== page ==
The best films about revolutions are those that wind the viewer up to such an extent that by the midpoint he/she wants to join the revolution being depicted. Films, in other words, that literally inject revolutionary serum into the viewer’s veins…the real kind, I mean, and not the bullshit Star Wars kind.

The second best are those that pass along the hard, cold, bitter and dispassionate truth about most revolutions, which is that they’re not all that romantic and are much more complex and complicated and even dispiriting than most of us would like to think.

The very best manage to convey both perspectives.

HE’s list of the finest, tip-top films about the (sometimes disappointing or delusional) drug of revolution are as follows:

1. Steven Soderbergh‘s Che (2008 — both parts)

2. Paul Greengrass‘s Bloody Sunday (’02).

3. Yann Demange‘s ’71.

4. Warren Beatty‘s Reds (’81)

5. Oliver Stone‘s Salvador (’86)

6. Gillo Pontecorvo‘s The Battle of Algiers (’66) and Burn! (’69) — tie.

7. Andrez Wajda‘s Danton (’83).

8. Neil Jordan‘s Michael Collins (’96).

9. Elia Kazan‘s Viva Zapata (’52).

10. Kirk Douglas and Stanley Kubrick‘s Spartacus (’60).

11. Ken Loach‘s The Wind That Shakes The Barley (’06).

12. Raoul Peck‘s Lumumba (’00).

13. Sergei Eisenstein‘s Battleship Potemkin (’25).

Posted on 12.1.08: Che isn’t a pamphlet or a short story or tight three-act “movie” to be savored with a tub of popcorn and a “do it to me” attitude. It’s about luxurious feasting as long as you understand the kind of feast that it is. A big and filling one, certainly, in terms of realism and theme and transportation, but served without conventional “story”, patented emotionalism, movie moments, dessert, coffee, appetizers, waiters, napkins, brandy or any of your standard four-star restaurant perks.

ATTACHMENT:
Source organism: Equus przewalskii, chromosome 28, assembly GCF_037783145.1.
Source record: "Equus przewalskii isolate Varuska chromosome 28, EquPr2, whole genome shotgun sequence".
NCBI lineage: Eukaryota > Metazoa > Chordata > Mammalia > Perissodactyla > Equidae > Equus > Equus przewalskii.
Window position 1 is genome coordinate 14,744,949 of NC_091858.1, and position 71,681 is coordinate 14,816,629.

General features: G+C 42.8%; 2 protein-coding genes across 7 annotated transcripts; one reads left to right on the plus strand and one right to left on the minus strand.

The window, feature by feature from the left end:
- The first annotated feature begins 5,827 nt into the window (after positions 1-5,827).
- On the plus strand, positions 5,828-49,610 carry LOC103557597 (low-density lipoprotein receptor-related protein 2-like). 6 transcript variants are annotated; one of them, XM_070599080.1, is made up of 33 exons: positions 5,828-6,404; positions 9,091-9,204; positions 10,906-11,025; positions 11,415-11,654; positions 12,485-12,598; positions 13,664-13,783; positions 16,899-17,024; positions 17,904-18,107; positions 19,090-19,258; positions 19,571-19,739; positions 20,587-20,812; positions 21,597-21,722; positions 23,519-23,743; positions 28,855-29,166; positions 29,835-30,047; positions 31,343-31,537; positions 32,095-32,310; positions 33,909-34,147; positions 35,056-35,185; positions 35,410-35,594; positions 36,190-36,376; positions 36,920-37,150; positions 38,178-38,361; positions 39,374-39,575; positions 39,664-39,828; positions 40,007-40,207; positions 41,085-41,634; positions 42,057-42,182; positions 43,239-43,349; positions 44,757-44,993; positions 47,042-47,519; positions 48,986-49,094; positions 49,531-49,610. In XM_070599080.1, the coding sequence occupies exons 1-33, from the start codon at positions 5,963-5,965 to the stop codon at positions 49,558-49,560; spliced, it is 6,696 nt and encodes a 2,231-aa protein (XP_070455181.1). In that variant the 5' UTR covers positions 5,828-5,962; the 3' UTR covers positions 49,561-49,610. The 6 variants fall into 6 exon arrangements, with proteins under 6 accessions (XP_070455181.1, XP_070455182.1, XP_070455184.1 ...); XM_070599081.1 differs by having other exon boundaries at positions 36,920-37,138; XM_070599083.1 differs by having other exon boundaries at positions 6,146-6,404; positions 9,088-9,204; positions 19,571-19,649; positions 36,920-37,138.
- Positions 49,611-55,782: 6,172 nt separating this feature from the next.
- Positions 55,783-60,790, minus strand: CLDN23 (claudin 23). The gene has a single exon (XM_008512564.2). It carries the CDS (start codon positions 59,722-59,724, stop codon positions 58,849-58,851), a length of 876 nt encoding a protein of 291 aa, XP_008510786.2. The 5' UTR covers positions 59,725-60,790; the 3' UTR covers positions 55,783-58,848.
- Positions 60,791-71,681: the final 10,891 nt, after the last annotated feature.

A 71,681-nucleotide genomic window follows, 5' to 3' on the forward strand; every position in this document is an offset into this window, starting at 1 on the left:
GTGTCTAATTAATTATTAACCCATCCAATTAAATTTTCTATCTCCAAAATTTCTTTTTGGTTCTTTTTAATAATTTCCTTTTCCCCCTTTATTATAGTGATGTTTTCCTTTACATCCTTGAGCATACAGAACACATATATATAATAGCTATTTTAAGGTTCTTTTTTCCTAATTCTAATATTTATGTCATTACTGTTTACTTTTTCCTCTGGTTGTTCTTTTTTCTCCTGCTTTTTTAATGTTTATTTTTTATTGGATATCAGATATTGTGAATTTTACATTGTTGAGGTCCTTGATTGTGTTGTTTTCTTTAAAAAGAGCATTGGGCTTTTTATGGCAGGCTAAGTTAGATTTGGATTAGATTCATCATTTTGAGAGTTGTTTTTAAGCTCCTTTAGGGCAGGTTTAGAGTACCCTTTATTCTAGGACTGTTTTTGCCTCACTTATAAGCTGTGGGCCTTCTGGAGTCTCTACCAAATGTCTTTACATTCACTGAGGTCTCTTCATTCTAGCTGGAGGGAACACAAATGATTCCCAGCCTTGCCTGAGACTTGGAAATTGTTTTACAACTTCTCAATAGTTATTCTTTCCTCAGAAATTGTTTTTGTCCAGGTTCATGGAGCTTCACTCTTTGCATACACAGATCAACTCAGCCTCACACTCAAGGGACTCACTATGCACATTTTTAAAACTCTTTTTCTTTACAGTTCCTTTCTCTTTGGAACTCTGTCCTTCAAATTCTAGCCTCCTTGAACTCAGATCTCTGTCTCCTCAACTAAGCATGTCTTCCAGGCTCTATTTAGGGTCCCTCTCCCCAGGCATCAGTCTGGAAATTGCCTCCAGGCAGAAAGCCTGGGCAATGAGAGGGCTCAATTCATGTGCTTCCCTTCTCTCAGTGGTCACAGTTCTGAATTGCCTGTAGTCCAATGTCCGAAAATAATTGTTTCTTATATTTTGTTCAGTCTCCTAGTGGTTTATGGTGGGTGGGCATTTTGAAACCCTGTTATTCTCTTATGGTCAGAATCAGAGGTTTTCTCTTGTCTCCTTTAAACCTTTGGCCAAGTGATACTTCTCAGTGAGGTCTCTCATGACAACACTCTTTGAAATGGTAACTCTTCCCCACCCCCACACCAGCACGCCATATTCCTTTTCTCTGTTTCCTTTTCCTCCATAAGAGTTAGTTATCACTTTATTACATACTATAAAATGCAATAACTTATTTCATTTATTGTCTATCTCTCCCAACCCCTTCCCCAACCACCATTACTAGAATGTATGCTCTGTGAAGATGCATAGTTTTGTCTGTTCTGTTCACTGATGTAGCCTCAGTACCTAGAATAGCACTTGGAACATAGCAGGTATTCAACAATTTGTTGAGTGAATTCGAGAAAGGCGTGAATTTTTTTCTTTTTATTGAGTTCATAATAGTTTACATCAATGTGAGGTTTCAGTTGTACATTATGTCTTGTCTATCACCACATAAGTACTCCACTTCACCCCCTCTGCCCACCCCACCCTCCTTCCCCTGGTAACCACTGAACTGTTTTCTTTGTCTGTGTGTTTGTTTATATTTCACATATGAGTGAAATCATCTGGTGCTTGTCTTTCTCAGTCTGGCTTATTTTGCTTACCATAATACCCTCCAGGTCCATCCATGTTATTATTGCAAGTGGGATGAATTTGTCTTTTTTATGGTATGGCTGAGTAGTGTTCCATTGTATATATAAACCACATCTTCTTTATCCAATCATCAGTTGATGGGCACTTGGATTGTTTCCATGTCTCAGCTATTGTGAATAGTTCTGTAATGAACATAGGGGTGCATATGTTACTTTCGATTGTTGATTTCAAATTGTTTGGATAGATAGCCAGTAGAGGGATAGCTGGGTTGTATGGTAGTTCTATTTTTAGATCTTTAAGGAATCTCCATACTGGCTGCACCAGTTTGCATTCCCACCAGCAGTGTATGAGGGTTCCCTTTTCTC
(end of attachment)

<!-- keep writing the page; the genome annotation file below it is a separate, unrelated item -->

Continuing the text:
Obviously I’m not mentioning Che‘s subject matter, cinematography, real-life history, performances, etc. I just can’t do it again. Not now anyway. I’ve written about it so many times it’s coming out of my ears.

The people who nip-nip-nipped into this film in Cannes will, I believe, someday eat their words. If, that is, the prevailing opinion trend, which I’m told is starting to move for Che after six months of Cannes after-effect, actually manifests. Among the guilds and the branches, I mean. In which case the nip-nippers will begin to pretend that they liked it all along.

Perhaps there is, in fact, some kind of positive counter-surge brewing among those who are not critics. In the same way that 2001: A Space Odyssey, dumped on by big-city critics when it opened in April 1968, was saved by doobie-tokers. By this I mean people with the apparent capacity to enjoy a film that doesn’t do “drama” and just roll with what it is and what it does.

For me this boils down to the savoring of naturalistic experience, behavior, aroma — a kind of high-end movie versimilitude trip that isn’t trying to arouse and soothe in a campfire-tale sort of way but is strangely immersive all the same.

Che is a direct challenge to audiences,” declared L.A. Times guy Mark Olsen in a 10.31 article. “Depending on who you ask, Che is either Soderbergh’s greatest masterwork or his grandest folly.”

Che is so fully realized and so completely off on its own humid jungle trail that many don’t get what it’s doing. It is in no way a folly.